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Based on the figure below, I wrote my code. enter image description here

This is the code I wrote:

#include<iostream>
#include<string>
using namespace std;

class person
{
private:
    int code;
    string name;
public:
    void    setCode(int c) { code=c; }
    int getCode()          { return code; }
    void setName(string s) { name=s; }
    string getName()       { return name; }
};

class account : public person
{
private:
    double pay;
public:
    void    setPay(double p) { pay=p; }
    double getPay()          { return pay; }
};

class admin : public person
{
private:
    string experience;
public:
    void setExper(string e) { experience=e; }
    string getExper()       { return experience; }
};

class master : public account, public admin
{
};

int main()
{
    master mastObj;// create master object.
    mastObj.setName("John");
    system("pause");//to pause console screen, remove it if u r in linux
    return 0;
}

The compiler showed these errors:

Error   1   error C2385: ambiguous access of 'setName'
Error   2   error C3861: 'setName': identifier not found    
Error   3   IntelliSense: "master::setName" is ambiguous
share|improve this question
    
First of all, your question title is not an actual question, regardless of the question mark at the end of the sentence. Secondly, it is better to actually describe a problem, explain what you have tried so far, instead of just pasting a piece of code and have others fix it for you. –  Aron Rotteveel Dec 1 '11 at 11:22
    
Your code formatting was a bit of a mess. Code is for humans too :) Especially since you want us to read it. –  sehe Dec 1 '11 at 11:31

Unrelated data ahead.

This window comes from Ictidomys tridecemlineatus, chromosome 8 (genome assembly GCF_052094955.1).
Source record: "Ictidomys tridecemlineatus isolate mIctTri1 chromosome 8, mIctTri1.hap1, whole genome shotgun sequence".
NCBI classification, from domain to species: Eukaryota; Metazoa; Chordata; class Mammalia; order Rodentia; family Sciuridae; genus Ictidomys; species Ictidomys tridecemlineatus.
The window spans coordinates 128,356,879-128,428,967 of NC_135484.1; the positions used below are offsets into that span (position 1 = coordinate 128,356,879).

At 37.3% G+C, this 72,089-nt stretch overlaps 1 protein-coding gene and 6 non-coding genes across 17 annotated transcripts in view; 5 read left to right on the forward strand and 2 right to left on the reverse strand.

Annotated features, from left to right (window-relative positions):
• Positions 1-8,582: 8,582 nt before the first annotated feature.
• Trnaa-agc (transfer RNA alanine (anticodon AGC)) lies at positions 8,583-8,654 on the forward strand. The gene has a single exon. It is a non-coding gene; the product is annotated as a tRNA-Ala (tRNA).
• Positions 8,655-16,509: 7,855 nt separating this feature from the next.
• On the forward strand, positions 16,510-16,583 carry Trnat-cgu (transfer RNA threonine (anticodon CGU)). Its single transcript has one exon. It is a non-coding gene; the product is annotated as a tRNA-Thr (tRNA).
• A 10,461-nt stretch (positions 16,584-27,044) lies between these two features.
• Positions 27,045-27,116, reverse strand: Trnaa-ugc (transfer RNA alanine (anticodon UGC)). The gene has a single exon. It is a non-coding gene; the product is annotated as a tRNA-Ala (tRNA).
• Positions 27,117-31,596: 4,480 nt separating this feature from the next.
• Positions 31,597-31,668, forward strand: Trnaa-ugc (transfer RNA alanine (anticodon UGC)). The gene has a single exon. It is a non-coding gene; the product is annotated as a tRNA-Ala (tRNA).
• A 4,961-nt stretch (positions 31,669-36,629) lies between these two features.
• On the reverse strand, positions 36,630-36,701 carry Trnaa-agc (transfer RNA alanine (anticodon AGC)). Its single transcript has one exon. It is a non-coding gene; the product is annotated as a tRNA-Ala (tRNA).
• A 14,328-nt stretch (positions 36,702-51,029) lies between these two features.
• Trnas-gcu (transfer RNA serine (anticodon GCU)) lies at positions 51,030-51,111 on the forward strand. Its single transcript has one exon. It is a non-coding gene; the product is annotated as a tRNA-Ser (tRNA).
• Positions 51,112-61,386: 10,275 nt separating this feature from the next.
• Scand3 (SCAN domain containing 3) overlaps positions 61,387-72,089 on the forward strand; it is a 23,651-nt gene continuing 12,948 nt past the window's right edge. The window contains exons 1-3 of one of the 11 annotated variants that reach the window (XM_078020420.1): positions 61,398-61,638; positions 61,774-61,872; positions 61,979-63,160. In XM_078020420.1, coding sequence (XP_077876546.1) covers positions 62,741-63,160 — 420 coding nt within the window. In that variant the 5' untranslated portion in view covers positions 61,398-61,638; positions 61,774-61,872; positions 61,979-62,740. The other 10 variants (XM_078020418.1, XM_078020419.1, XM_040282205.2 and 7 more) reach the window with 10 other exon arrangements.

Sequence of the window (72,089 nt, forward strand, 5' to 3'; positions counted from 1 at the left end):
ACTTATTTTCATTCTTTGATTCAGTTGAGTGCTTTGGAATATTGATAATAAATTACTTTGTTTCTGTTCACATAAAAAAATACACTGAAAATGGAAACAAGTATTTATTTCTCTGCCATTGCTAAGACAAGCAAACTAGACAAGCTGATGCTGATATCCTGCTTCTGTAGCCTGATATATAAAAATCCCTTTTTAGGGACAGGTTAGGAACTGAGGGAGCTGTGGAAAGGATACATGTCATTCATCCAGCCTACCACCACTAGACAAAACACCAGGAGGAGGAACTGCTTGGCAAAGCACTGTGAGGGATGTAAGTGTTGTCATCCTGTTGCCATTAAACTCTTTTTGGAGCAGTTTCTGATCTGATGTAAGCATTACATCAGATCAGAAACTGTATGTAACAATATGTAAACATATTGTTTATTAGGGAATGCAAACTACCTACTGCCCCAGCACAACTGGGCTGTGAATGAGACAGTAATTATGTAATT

possible duplicate of Virtual Inheritance Confusion –  Nawaz Dec 1 '11 at 11:35
    
@sehe: I think it's safe to say that code is predominantly for humans :-) –  Kerrek SB Dec 1 '11 at 11:53
    
@sehe: thanks for editing. –  Aan Dec 1 '11 at 12:16

2 Answers 2

up vote 2 down vote accepted

You need virtual inheritance:

class account: public virtual person{
....
}

class admin: public virtual  person{
...
}

PS And your pay, code fields lack initialization! This could lead to embarassing errors (like paying the cleaner several million of dollars :)):

#include<iostream>
#include<string>
using namespace std;

class person
{
   // ...
   person() : code(0), name("anonymous") {}

};

class account : public virtual person
{
    // ...
    account() : pay(0) {}
};

class admin : public virtual person
{
    // ...
    admin() : experience("unknown") {}
};
share|improve this answer

It is classic example of Diamond Problem in C++ when you use multiple inheritance.

The solution is : Virtual inheritance

That is, you should do this:

class account : public virtual person 
{                   //^^^^^^^note this
   //code
};

class admin : public virtual  person
{                  //^^^^^^^note this
   //code
};

I just found really good posts on this site, so I would redirect you to those answers here:

which also means, this topic should be voted for close.

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